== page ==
Lepidium limenophylax is recognised by the decumbent growth habit, with plants developing a distinct woody network of branches. New season’s growth arises from the nodes left from the previous season’s growth. In this species, the leaves are consistently lanceolate, narrowly lanceolate, linear lanceolate or linear, though slightly broader in seedlings and basal rosettes. The flowers have two stamens. Despite its long inclusion within Lepidium oleraceum DNA data reveals that L. limenophylax is the most diverged of all the L. oleraceum complex, and it has little relationship with any of the species (see de Lange et al. 2013).
November - February
November - February
Difficult. All attempts at cultivation have so far failed. Plants dislike humidity, and are prone to a range of garden pests and diseases.
Outside the Snares Island group the status of this species is unclear. On the Snares recent surveys have found it to be locally common in a few sites (Lake & Ewans 2011) totalling an area of just under 1 ha. While field evidence suggests that this species is secure in its habitat on the Snares, the small area of occupancy qualifies the species for 'Threatened / Nationally Critical' status (see Townsend et al. 2008).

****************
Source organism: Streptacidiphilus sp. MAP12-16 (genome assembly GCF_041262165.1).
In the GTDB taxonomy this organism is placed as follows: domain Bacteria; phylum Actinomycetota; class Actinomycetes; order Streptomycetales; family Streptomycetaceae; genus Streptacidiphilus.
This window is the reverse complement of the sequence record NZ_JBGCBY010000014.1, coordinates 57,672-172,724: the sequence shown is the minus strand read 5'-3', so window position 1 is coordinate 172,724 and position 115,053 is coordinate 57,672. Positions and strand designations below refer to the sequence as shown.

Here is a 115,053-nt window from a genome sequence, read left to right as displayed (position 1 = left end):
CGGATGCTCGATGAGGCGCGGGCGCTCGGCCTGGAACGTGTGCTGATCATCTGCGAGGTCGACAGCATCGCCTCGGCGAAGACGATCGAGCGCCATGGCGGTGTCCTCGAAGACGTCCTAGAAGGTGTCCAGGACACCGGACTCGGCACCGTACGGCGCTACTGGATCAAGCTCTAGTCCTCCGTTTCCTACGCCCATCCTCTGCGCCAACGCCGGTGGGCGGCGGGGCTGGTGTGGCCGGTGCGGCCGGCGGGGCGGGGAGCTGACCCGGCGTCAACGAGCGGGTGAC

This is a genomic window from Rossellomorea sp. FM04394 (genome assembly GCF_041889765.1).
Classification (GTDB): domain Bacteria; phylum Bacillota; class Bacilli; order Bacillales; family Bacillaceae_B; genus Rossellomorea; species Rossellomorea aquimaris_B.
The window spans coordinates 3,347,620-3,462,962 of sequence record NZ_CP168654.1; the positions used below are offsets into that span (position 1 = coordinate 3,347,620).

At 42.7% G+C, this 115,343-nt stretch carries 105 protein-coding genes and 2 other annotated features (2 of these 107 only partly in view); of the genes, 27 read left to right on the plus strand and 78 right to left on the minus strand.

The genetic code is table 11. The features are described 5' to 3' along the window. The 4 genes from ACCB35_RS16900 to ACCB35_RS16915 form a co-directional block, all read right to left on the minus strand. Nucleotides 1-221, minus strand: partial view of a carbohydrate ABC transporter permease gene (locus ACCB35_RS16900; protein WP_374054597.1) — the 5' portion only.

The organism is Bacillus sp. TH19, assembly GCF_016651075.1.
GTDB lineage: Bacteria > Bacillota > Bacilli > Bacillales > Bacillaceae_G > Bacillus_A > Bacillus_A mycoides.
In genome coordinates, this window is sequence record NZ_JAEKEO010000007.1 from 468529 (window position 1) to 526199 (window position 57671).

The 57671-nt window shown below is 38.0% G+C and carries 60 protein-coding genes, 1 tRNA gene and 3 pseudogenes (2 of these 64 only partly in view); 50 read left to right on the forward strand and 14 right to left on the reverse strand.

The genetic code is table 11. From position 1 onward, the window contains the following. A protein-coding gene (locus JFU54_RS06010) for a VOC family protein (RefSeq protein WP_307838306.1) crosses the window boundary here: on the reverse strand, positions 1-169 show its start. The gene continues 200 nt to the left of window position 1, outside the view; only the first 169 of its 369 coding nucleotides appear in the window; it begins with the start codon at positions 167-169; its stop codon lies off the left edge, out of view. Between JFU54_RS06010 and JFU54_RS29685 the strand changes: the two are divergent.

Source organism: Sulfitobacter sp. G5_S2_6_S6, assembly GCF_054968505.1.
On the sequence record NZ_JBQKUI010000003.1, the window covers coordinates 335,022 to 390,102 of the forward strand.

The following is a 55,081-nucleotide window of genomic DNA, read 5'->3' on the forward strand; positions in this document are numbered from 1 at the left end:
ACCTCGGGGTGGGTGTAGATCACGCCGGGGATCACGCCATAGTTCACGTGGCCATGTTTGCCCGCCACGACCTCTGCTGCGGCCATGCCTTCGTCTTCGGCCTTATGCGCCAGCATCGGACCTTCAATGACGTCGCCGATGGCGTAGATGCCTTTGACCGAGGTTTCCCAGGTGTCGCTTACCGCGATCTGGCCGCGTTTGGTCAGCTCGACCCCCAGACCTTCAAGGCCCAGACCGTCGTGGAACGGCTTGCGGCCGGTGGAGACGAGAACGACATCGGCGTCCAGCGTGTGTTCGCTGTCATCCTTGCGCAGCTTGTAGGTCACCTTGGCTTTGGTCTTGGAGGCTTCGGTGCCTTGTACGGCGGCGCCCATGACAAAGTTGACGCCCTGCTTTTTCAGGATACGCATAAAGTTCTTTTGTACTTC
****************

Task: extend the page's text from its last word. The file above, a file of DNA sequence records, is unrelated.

P.J. de Lange (22 August 2013). Description from de Lange et al. (2013) - see references for free download link for that paper. Threats information from Fletcher et al. (2009).
References and further reading
de Lange, P.J.; Heenan, P.B.; Houliston, G.; Rolfe, J.R.; Mitchell, A.D. 2013: New Lepidium (Brassicaceae) from New Zealand. Phytokeys 24:1-147pp. , doi: 10.3897/phytokeys.24.4375.
Lake S, Evans R (2011) Population census and monitoring of Lepidium aff. oleraceum (c) (CANU 5995; Snares Islands) on Snares Islands, October 2010. Department of Conservation File note, Invercargill.
Townsend AJ, de Lange PJ, Norton DA, Molloy J, Miskelly C, Duffy C (2008) The New Zealand Threat Classification System manual. Department of Conservation: Wellington. http://www.doc.govt.nz/publications/conservation/nz-threat-classification-system/nz-threat-classification-system-manual-2008/
This page last updated on 21 May 2014